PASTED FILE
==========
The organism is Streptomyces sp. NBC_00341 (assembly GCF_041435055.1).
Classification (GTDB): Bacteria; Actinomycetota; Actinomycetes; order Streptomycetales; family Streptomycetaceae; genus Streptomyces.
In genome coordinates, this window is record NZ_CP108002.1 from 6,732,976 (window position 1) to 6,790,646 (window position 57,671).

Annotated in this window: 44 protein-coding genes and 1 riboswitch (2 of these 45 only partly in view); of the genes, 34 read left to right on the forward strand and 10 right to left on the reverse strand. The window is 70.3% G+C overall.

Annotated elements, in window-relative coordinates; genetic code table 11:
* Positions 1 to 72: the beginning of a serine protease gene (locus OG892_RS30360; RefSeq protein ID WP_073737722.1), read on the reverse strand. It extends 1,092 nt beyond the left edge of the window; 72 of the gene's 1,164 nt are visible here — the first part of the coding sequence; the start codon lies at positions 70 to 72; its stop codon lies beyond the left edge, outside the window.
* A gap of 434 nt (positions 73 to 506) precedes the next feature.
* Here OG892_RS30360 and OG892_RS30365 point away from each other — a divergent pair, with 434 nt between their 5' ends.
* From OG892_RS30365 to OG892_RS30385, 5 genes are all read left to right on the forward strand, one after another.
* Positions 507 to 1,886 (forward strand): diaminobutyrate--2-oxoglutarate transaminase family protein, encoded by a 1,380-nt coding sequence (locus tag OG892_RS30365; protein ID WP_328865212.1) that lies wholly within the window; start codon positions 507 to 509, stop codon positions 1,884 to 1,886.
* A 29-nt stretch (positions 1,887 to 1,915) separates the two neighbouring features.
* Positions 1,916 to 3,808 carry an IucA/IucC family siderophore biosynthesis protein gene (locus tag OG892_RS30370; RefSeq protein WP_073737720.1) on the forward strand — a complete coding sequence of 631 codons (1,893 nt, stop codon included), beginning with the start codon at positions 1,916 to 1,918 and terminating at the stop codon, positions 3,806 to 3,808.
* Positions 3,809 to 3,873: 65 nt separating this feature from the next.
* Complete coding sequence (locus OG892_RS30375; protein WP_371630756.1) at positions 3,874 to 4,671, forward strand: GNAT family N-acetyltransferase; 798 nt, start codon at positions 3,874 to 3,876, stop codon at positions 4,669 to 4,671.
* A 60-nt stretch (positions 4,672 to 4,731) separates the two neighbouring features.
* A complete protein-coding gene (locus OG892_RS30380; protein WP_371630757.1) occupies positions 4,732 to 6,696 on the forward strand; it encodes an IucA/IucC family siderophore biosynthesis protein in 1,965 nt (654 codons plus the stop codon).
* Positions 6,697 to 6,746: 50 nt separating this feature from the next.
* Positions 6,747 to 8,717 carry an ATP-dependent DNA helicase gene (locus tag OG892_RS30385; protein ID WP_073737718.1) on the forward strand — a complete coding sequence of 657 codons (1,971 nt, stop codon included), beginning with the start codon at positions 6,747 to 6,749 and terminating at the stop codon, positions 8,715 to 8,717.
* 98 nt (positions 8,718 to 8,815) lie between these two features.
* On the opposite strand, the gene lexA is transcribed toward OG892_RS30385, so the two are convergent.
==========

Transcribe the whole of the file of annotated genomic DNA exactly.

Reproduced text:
The organism is Streptomyces sp. NBC_00341 (assembly GCF_041435055.1).
Classification (GTDB): Bacteria; Actinomycetota; Actinomycetes; order Streptomycetales; family Streptomycetaceae; genus Streptomyces.
In genome coordinates, this window is record NZ_CP108002.1 from 6,732,976 (window position 1) to 6,790,646 (window position 57,671).

Annotated in this window: 44 protein-coding genes and 1 riboswitch (2 of these 45 only partly in view); of the genes, 34 read left to right on the forward strand and 10 right to left on the reverse strand. The window is 70.3% G+C overall.

Annotated elements, in window-relative coordinates; genetic code table 11:
* Positions 1 to 72: the beginning of a serine protease gene (locus OG892_RS30360; RefSeq protein ID WP_073737722.1), read on the reverse strand. It extends 1,092 nt beyond the left edge of the window; 72 of the gene's 1,164 nt are visible here — the first part of the coding sequence; the start codon lies at positions 70 to 72; its stop codon lies beyond the left edge, outside the window.
* A gap of 434 nt (positions 73 to 506) precedes the next feature.
* Here OG892_RS30360 and OG892_RS30365 point away from each other — a divergent pair, with 434 nt between their 5' ends.
* From OG892_RS30365 to OG892_RS30385, 5 genes are all read left to right on the forward strand, one after another.
* Positions 507 to 1,886 (forward strand): diaminobutyrate--2-oxoglutarate transaminase family protein, encoded by a 1,380-nt coding sequence (locus tag OG892_RS30365; protein ID WP_328865212.1) that lies wholly within the window; start codon positions 507 to 509, stop codon positions 1,884 to 1,886.
* A 29-nt stretch (positions 1,887 to 1,915) separates the two neighbouring features.
* Positions 1,916 to 3,808 carry an IucA/IucC family siderophore biosynthesis protein gene (locus tag OG892_RS30370; RefSeq protein WP_073737720.1) on the forward strand — a complete coding sequence of 631 codons (1,893 nt, stop codon included), beginning with the start codon at positions 1,916 to 1,918 and terminating at the stop codon, positions 3,806 to 3,808.
* Positions 3,809 to 3,873: 65 nt separating this feature from the next.
* Complete coding sequence (locus OG892_RS30375; protein WP_371630756.1) at positions 3,874 to 4,671, forward strand: GNAT family N-acetyltransferase; 798 nt, start codon at positions 3,874 to 3,876, stop codon at positions 4,669 to 4,671.
* A 60-nt stretch (positions 4,672 to 4,731) separates the two neighbouring features.
* A complete protein-coding gene (locus OG892_RS30380; protein WP_371630757.1) occupies positions 4,732 to 6,696 on the forward strand; it encodes an IucA/IucC family siderophore biosynthesis protein in 1,965 nt (654 codons plus the stop codon).
* Positions 6,697 to 6,746: 50 nt separating this feature from the next.
* Positions 6,747 to 8,717 carry an ATP-dependent DNA helicase gene (locus tag OG892_RS30385; protein ID WP_073737718.1) on the forward strand — a complete coding sequence of 657 codons (1,971 nt, stop codon included), beginning with the start codon at positions 6,747 to 6,749 and terminating at the stop codon, positions 8,715 to 8,717.
* 98 nt (positions 8,718 to 8,815) lie between these two features.
* On the opposite strand, the gene lexA is transcribed toward OG892_RS30385, so the two are convergent.